Lubricants are the Lifeblood of an Engine

Our Vision

& mission

The Technical Association of the European Lubricants Industry (ATIEL)

ATIEL is a non for profit association (ASBL) representing the combined knowledge and experience of leading European and international engine oil manufacturers and marketers.

ATIEL is the technical and innovative hub of the manufacturers, the developers, and marketers in the European Lubricants industry.

By drawing on the technical know-how of its membership, ATIEL promotes consensus on key technical, product stewardship and sustainability issues, ensuring that engine oils continue to contribute to improved wear protection, deposit control, lower emissions, and fuel economy C02 emissions efficiency.



EELQMS (The European
Engine Lubricant Quality
Management System)

EELQMS is a quality management system for automotive engine lubricants. It has been developed jointly by ACEA, ATC and ATIEL. The system is administered by SAIL (Services to Associations and Industry in the Lubricants sector). It is designed to assist lubricant marketers in assuring the quality of their lubricants and the performance claims being made for them in the marketplace.

ACEA European Oil Sequences cover light duty passenger cars & heavy-duty trucks.

They define the minimum quality level of a product for presentation to ACEA members. Individual member companies may indicate performance parameters other than those covered by the tests shown or more stringent limits.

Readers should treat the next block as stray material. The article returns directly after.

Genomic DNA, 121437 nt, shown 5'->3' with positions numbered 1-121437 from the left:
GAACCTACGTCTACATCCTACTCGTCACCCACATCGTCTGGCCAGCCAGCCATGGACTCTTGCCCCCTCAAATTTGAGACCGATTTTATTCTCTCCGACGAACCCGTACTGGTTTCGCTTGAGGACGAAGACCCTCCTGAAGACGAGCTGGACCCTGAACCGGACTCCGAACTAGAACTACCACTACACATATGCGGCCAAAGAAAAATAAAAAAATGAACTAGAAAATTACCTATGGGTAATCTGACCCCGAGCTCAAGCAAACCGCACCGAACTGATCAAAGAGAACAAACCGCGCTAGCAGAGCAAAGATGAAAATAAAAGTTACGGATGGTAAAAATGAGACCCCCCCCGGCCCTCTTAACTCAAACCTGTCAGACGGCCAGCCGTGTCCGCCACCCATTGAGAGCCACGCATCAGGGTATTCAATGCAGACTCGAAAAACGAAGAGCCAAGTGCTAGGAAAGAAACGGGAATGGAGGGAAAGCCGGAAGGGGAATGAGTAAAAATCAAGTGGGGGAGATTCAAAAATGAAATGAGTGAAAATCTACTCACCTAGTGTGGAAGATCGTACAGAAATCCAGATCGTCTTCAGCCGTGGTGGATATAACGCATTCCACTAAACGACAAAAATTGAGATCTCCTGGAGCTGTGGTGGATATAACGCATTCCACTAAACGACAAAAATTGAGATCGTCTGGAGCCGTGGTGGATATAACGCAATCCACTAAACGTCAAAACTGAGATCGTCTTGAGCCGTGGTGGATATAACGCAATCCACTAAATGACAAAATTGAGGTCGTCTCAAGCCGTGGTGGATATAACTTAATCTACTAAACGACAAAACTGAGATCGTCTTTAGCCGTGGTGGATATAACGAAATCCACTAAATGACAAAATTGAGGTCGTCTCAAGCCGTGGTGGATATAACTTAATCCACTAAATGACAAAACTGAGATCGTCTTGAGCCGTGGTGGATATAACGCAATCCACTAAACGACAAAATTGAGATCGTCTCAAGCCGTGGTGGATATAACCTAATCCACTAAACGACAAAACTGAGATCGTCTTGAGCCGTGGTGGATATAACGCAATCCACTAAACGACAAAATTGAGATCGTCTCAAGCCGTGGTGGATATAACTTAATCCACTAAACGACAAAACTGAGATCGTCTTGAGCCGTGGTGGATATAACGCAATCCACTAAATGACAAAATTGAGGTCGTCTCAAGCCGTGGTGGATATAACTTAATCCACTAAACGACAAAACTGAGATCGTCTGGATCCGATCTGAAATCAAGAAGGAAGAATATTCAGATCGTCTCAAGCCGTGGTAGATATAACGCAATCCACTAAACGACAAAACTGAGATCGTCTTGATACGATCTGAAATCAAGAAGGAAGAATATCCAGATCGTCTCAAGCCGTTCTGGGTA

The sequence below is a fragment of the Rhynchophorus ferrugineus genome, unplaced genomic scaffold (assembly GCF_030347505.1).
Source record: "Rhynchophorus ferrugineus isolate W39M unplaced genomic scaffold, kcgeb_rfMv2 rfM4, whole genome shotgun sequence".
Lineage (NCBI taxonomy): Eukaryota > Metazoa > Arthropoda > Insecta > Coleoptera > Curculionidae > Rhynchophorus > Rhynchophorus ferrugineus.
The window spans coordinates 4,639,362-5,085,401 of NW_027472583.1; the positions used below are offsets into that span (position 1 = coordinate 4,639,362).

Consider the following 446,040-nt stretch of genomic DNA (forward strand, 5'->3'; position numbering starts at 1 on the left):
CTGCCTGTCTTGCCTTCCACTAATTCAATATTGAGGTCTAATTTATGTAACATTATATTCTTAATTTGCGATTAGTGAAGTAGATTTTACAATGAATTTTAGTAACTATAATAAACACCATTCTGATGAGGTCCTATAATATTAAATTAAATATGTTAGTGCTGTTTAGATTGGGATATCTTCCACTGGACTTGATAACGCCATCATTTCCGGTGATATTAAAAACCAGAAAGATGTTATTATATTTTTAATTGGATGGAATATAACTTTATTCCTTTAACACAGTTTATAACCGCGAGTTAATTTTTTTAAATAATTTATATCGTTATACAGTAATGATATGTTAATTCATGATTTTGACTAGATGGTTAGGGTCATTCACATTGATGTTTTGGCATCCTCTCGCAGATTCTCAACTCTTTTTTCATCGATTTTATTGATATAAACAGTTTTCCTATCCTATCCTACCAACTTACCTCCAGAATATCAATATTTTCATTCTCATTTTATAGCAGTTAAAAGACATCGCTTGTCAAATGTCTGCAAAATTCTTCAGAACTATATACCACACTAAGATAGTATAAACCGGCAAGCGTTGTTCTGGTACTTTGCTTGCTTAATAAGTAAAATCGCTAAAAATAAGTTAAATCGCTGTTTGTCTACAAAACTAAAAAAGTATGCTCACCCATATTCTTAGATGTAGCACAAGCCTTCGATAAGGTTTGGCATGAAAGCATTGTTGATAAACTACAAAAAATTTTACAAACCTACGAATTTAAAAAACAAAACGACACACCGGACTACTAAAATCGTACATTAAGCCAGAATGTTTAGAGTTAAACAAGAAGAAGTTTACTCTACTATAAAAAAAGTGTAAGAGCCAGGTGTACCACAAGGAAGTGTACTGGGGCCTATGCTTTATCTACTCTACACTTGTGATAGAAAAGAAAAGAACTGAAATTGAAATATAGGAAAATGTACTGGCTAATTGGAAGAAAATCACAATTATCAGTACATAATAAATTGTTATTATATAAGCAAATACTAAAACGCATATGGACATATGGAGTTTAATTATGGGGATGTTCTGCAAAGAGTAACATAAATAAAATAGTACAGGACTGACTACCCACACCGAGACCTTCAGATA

The ATIEL Code of Practice (CoP)-in operation since 1996 – has been developed jointly by the European Automobile Manufacturers’ Association (ACEA), the Additives Technical Committee (ATC) and ATIEL. The purpose of this Code is to provide a mechanism and a basis for commitment to standardise practices when developing, marketing, or manufacturing engine lubricants for which compliance with the ACEA Oil Sequences is claimed.

Chemicals play a fundamental role in modern societies and in the lubricants industry. The latter has the duty to ensure safe use of chemicals by complying with all relevant legislation, i.e., REACH.

News in brief

In June 2019, ATIEL,has released the results of a study into the contribution of engine lubricants to improved vehicle fuel economy and lower CO2 emissions. The study, produced by independent Global Engineering & Environmental Consultancy, Ricardo, highlights both the direct and indirect impact advanced lubricants can have across the automotive transport sector. Their ability to deliver improvements in mechanical efficiency (reduced friction) has made a significant direct contribution to reduced emissions, including CO2 emissions. The less engine friction, the less energy is required to move the car, the less fuel is burned and the fewer emissions are created.
DUCC members understand that the Commission’s Chemical Strategy for Sustainability (CSS) combined with the need for a faster approach to the substitution of the most hazardous chemicals will drive decision making process. At the same time, discussions on this topic and any potential decisions on what will be recognised as an “essential use” will be of highly political nature with unavoidable socioeconomic consequences.consequences.
ACEA 2021 updates the Light-Duty Sequences to replace old engine tests that have reached the end of life, to allow a continuation of the engine oil development process for vehicles already in market. The new tests run on more up to date engine hardware but allow oil marketers to continue to supply oils with proven field performance.

October 2021 - Moscow

Each year the most influential players and decision makers of the International lubricants industry meet at the GLOBAL LUBRICANT CONFERENCE in Moscow. We invite you to join them at this event, now in its 16th year.

The Largest Event of the Lubricants Industry